Alice Sebold, novelist, has apologized publicly to Anthony J. Broadwater. Broadwater was wrongfully convicted of rape, she wrote in her memoir. “Lucky.”In a statement, published on MediumSebold, most well-known for her book “The Lovely Bones,”We apologized to her and we addressed the problem. “unwitting”Broadwater is made possible by the role of Broadwater “another young Black man brutalized by our flawed legal system”
“First, I want to say that I am truly sorry to Anthony Broadwater and I deeply regret what you have been through,”The statement was written by Sebold. “I am sorry most of all for the fact that the life you could have led was unjustly robbed from you, and I know that no apology can change what happened to you and never will. Of the many things I wish for you, I hope most of all that you and your family will be granted the time and privacy to heal.”
Her apology comes eight days after Broadwater’s conviction was vacated on the basis that the legal case, which Sebold details in her memoir, was deeply flawed. “It has taken me these past eight days to comprehend how this could have happened,”She wrote.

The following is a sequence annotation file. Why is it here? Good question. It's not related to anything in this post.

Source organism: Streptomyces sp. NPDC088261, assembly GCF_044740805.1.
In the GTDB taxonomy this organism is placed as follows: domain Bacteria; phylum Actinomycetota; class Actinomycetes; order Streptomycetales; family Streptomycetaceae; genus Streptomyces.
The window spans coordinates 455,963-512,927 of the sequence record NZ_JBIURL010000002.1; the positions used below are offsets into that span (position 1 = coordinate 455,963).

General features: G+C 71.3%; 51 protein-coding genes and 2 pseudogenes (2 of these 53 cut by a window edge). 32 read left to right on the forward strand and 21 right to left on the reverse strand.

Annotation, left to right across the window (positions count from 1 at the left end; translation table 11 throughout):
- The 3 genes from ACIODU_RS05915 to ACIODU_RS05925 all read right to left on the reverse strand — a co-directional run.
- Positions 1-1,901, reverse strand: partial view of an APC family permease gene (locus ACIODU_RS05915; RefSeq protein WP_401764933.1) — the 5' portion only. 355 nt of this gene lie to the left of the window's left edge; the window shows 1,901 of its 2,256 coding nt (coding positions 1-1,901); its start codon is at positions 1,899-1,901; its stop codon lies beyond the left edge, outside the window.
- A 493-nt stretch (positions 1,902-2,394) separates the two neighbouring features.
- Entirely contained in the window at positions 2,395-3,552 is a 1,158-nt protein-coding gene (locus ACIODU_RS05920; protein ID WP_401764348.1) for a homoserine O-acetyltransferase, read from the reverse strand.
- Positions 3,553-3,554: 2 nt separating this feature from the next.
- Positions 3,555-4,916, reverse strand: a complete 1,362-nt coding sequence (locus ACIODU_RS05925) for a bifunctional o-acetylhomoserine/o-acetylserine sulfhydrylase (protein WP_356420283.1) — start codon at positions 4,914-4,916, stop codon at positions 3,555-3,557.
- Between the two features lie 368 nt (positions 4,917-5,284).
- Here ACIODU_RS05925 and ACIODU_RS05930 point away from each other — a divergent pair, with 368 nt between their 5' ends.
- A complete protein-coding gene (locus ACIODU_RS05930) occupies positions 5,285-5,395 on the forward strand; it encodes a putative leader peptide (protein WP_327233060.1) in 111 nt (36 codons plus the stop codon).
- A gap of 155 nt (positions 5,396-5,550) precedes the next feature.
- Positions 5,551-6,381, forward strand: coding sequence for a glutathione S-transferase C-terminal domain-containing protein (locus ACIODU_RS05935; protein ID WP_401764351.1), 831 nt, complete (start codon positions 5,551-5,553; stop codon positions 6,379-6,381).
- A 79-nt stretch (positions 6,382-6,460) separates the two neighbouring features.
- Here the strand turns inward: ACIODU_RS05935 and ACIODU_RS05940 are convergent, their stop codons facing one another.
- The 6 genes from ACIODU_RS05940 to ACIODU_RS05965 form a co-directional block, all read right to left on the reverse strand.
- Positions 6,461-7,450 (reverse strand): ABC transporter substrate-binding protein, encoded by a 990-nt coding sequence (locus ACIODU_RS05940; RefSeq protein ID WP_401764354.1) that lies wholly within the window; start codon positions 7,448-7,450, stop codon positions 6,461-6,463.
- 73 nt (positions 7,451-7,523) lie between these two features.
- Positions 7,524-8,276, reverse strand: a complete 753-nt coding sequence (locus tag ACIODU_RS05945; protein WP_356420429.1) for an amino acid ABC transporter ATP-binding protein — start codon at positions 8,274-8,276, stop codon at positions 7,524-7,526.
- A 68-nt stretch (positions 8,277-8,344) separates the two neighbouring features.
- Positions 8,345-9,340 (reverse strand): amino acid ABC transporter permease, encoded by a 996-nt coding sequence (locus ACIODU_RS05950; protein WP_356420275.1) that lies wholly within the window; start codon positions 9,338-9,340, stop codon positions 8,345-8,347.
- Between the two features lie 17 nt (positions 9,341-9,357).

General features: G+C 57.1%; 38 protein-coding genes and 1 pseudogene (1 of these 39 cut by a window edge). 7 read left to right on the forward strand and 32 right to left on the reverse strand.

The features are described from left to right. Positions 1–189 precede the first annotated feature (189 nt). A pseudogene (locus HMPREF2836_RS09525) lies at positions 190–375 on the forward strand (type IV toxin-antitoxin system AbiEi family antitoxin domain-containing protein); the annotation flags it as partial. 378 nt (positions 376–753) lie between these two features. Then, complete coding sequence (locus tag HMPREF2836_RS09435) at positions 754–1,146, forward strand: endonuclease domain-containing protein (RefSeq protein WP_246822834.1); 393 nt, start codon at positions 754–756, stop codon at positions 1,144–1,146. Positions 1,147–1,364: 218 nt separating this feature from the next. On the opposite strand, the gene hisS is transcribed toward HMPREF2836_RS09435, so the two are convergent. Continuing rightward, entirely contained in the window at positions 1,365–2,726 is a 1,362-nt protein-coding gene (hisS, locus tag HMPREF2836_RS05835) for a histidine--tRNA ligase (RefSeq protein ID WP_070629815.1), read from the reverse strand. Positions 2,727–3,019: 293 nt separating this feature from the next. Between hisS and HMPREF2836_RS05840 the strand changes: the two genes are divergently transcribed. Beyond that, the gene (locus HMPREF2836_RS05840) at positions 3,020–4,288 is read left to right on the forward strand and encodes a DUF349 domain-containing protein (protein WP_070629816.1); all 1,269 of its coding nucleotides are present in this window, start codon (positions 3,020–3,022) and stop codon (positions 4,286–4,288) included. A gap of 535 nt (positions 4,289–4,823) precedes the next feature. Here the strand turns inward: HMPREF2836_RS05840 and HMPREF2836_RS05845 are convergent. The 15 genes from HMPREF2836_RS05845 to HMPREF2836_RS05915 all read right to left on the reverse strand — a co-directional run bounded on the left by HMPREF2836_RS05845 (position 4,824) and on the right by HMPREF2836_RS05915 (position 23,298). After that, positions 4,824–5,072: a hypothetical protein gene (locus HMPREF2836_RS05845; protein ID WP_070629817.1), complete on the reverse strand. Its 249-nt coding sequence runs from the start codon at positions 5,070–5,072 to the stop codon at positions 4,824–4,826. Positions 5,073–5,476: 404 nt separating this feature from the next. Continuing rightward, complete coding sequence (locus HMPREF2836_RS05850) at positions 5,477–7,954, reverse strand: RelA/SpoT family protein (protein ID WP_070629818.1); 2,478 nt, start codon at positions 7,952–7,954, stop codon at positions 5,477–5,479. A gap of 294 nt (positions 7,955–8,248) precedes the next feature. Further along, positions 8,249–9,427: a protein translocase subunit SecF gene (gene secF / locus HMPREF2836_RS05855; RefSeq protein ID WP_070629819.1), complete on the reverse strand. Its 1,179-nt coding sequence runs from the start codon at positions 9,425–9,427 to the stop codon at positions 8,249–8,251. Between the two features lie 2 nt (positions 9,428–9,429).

“It comes sincerely from her heart,”Broadwater cried, according to Syracuse.com. “She knowingly admits what happened. I accept her apology.”
“It took a lot of courage, and I guess she’s brave and weathering through the storm like I am,”Broadwater continued to be quoted in the New York Times. “To make that statement, it’s a strong thing for her to do, understanding that she was a victim and I was a victim too.”
Broadwater, 61 was imprisoned 16 years for the wrong conviction. Broadwater was released in 1998. The accusation followed Broadwater throughout his life, when he was required to register as an sex offender.
“On my two hands, I can count the people that allowed me to grace their homes and dinners, and I don’t get past 10,”He spoke to the New York Times. “That’s very traumatic to me.”
Broadwater has always maintained his innocence, and was denied parole at least five times because he wouldn’t admit to the crime he did not commit, his lawyers told CNN.
In her memoir “Lucky,” Sebold describes the rape that occurred in 1981, when she was a freshman at Syracuse University, and does acknowledge the subsequent investigation and Broadwater’s conviction seemed like, “a panicked white girl saw a black man on the street. He spoke familiarly to her and in her mind she connected this to her rape.”
Sebold’s publisher Scribner and its parent company, Simon & Schuster, said in a statement that they will stop distributing the book in all formats “while Sebold and Scribner together consider how the work might be revised,”CNN.